The Moving Targets
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The Moving Targets

Darwin, Northern Territory, Australia | SELF

Darwin, Northern Territory, Australia | SELF
Band Pop


This band has not uploaded any videos
This band has not uploaded any videos



"Not Standing Still - The Moving Targets"

The 'supergroup' is a strange concept at the best of times, but perhaps the oddest incarnation of late is 'Tinted Windows': Taylor Hanson, formerly of blonde-haired kid-band 'Hanson'; James Iha, Smashing Pumpkins; Adam Schlesinger, Fountains of Wayne and - the piece de resistance!! - Bun E. Carlos, Cheap Trick.

The Moving Targets may not qualify as strange, but they're the closest the Territory has to a supergroup. With members as far flung as 'ringleader' Dave Garnham (Happy Yess' new manager), Leah Flanagan (Leah Flanagan Band, Big Red Little Brown), Jimi Bonne (Greedy Stout, The Lavender Girls, Hood Terrace Social Club), Alex Brindell (The Morning After, Matt Ryder Band, Sideshow Aly), and
G. Boenkendorf (Hood Terrace Social Club), between them these fab five share a formidable
NT music pedigree.

Early in 2009 the Targets spirited themselves away to do some recording in Melbourne. The result is their first EP 'A Sitting Duck', launching Friday June 26 at the ‘commons’ end of Mindil Beach.

Originally from South Gippsland, Dave Garnham is a quintessential indie muso, equally at home with his arm around a bar at St. Kilda’s ‘Espy’ as he is with his arm around a plastic chair at the Ski Club. A card-carrying devotee of indie muso Charles Jenkins, Dave is also a die-hard romantic, loves a pot, waxes lyrical at the drop of a hat and also loves his footy – just as likely to make him misty-eyed as any tale about unrequited love. Dave also has the voice of an angel – a perfect complement to Ms Flanagan’s equally heavenly vocals…

Music NT spoke to the Targets’ frontman and founder, Dave Garnham.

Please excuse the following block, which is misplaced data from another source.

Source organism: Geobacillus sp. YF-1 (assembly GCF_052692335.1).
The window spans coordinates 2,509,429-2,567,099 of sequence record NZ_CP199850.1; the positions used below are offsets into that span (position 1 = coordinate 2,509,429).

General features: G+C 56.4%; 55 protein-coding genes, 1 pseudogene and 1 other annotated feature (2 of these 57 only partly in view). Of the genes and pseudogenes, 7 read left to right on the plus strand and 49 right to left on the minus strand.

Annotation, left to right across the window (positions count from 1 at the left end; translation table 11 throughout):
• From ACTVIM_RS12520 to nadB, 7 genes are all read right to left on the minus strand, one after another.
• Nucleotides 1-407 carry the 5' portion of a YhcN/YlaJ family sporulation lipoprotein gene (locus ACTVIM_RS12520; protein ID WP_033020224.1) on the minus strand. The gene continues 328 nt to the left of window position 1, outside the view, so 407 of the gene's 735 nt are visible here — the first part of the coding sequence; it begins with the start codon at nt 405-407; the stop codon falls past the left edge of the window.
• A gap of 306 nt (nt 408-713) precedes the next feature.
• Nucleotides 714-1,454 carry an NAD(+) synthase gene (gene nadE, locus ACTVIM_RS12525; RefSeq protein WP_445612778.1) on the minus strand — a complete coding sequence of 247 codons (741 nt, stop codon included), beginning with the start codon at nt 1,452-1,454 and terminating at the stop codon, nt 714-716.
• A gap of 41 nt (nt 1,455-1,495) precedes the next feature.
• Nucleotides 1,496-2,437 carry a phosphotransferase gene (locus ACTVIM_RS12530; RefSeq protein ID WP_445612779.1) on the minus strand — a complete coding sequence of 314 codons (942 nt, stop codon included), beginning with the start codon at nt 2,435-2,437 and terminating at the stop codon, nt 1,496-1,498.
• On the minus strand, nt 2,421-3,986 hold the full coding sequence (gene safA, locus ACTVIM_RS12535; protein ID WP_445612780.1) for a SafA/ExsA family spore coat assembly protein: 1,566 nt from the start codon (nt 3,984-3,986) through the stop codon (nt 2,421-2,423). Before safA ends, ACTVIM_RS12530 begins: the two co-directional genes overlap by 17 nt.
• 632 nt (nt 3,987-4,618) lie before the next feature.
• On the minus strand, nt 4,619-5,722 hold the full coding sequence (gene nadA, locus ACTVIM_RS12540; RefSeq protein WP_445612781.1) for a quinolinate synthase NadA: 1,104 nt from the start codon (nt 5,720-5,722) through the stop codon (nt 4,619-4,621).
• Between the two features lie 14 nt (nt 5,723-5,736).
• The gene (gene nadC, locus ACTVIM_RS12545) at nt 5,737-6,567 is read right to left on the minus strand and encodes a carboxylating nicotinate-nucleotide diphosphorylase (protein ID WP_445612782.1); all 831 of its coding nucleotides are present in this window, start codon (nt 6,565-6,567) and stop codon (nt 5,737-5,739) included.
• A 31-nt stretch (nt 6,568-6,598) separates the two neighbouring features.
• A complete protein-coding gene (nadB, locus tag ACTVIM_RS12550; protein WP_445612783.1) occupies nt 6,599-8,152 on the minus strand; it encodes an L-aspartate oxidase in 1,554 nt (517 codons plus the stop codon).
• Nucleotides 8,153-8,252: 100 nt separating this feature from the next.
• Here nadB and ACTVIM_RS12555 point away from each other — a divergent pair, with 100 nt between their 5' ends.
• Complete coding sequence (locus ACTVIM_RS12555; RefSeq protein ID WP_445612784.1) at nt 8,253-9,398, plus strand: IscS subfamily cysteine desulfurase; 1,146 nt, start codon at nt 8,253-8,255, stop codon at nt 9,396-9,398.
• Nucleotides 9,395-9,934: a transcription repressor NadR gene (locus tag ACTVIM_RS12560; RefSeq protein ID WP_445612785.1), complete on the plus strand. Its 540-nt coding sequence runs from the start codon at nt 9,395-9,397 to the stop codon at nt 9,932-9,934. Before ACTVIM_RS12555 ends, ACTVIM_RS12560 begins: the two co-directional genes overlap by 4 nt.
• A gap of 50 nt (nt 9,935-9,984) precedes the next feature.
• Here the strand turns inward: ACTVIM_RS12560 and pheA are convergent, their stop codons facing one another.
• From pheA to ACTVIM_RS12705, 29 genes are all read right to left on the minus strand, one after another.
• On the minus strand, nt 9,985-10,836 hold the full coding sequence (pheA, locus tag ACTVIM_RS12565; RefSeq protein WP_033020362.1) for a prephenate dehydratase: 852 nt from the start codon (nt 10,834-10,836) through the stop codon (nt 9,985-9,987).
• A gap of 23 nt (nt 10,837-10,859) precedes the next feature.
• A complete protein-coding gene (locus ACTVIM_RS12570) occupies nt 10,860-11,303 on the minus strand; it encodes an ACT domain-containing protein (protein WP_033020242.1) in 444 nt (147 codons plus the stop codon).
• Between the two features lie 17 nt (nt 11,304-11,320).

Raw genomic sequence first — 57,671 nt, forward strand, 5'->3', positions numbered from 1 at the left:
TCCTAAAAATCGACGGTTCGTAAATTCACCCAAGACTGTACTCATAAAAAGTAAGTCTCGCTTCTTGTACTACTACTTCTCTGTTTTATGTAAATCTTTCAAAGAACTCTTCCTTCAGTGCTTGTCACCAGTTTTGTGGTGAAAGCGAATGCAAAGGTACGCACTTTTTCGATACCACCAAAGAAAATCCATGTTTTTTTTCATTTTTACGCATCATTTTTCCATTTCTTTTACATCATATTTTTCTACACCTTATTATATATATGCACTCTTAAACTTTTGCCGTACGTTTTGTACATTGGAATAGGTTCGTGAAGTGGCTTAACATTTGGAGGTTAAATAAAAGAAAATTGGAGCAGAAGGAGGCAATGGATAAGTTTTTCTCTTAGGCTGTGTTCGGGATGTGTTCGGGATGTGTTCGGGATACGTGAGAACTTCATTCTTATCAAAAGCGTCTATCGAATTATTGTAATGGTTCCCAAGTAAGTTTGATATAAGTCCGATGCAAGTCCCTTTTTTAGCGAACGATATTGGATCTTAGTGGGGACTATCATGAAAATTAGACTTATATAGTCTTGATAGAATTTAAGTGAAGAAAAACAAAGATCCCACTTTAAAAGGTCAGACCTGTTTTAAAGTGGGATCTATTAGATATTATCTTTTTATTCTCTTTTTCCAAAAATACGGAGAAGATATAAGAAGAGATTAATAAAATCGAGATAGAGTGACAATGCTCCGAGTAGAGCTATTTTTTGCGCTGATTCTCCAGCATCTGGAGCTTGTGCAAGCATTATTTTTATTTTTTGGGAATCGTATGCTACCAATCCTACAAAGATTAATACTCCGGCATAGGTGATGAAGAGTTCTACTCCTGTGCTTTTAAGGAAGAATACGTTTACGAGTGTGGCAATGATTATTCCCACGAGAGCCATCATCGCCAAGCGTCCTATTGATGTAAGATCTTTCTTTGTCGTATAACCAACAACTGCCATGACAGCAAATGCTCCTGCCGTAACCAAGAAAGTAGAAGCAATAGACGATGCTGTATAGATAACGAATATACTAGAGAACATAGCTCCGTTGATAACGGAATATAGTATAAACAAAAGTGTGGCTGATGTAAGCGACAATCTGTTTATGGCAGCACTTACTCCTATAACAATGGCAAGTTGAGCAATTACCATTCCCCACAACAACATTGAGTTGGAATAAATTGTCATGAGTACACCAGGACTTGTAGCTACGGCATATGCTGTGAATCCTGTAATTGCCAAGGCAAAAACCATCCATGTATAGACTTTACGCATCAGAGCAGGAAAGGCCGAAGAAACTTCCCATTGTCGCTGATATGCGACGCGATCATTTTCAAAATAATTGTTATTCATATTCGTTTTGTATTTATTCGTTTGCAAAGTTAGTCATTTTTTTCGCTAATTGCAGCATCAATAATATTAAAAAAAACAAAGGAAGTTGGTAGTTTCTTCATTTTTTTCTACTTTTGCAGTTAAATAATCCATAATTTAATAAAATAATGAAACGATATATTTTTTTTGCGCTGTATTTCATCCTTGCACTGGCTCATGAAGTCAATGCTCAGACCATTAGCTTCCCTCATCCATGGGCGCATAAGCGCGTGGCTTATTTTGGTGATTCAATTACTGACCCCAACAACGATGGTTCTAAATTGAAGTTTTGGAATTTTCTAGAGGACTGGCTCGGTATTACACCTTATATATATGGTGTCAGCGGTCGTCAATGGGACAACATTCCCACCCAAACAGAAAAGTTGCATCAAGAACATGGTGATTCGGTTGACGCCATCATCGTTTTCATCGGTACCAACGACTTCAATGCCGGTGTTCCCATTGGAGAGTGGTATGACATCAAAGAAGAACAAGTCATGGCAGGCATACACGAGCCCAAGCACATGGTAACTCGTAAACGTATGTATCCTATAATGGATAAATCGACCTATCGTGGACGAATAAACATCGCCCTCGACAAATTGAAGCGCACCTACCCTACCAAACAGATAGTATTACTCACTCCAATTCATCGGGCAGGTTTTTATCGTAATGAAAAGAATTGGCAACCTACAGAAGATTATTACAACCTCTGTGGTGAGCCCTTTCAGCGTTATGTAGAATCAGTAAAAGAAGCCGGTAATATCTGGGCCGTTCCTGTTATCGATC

Music NT: How and why did the Moving Targets come together?
Dave Garnham: ?Well not long after moving to Darwin I became mates with ‘Flano’ (Leah Flanagan) and not long after that, she asked me to play at her birthday party at the Cav [Cavanagh Hotel], and not long after that she suggested we start a band… She knew a drummer (Alex Brindell), then I met a guitarist (G. Boenkendorf) and not long after that we started a band! And not long after that... The Moving Targets were born. Through a process of osmosis (ie. a few drunken nights together) then Jimi Bonne also joined.

MuNT: Where did you get your name from and what does it mean??
DG: Well actually for the past few (many) years, as a fledgling solo artist with a couple of pseudo bands I made a decision that when I had a proper band I would call it ‘The Moving Targets’. It comes from a lyric in one of my earliest songs that went: “sometimes it feels like I’m a moving target, so I buy second hand trophies from the Camberwell market”. It was kind of a retrospective/Introspective thing after I found out Powderfinger were named after a Neil Young record. It’s rather embarrassing now but I like the fact that we are taking the piss out of the “who is me” aspect of the music industry.

MuNT: How would you describe The Moving Targets’ music??
DG: Guitar pop – and I unashamedly use the word ‘pop’. Unfortunately most folk in the street interpret ‘pop’ as mainstream radio schtick whereas to me pop refers to a conscious effort to make a piece of music consumable, without the words necessarily being meaningless. The other seems to be a modern phenomena.

MuNT: When did you first start playing music - and who has inspired you over?the years, especially to keep going??
DG: I came to music quite late. I played in a cover band when I was sixteen – we thought we were the biggest thing to ever hit Phillip Island! (Potentially still true). Luckily not too long after I ‘found’ music. I listened to a You Am I record, then an Ice Cream Hands record, decided to grow my hair long and to forget the middle-class future I had forged ahead of me. Then I moved to Brunswick. The thing that drives me is the fact that it would be an easy way out to get a conventional job. I’d rather be living a tragic ambition than a failed mediocrity.

MuNT: How did you make your way to the NT??
DG: The age-old story of following a girl. The only reason a man does anything. (There’s a song in that - maybe five). What kept me though were the people, the openness of it all – something I can’t stand is people not being themselves, instead reverting to haircuts and styles. If you’re a Darwin band,you do it because you love it as opposed to because other people do it/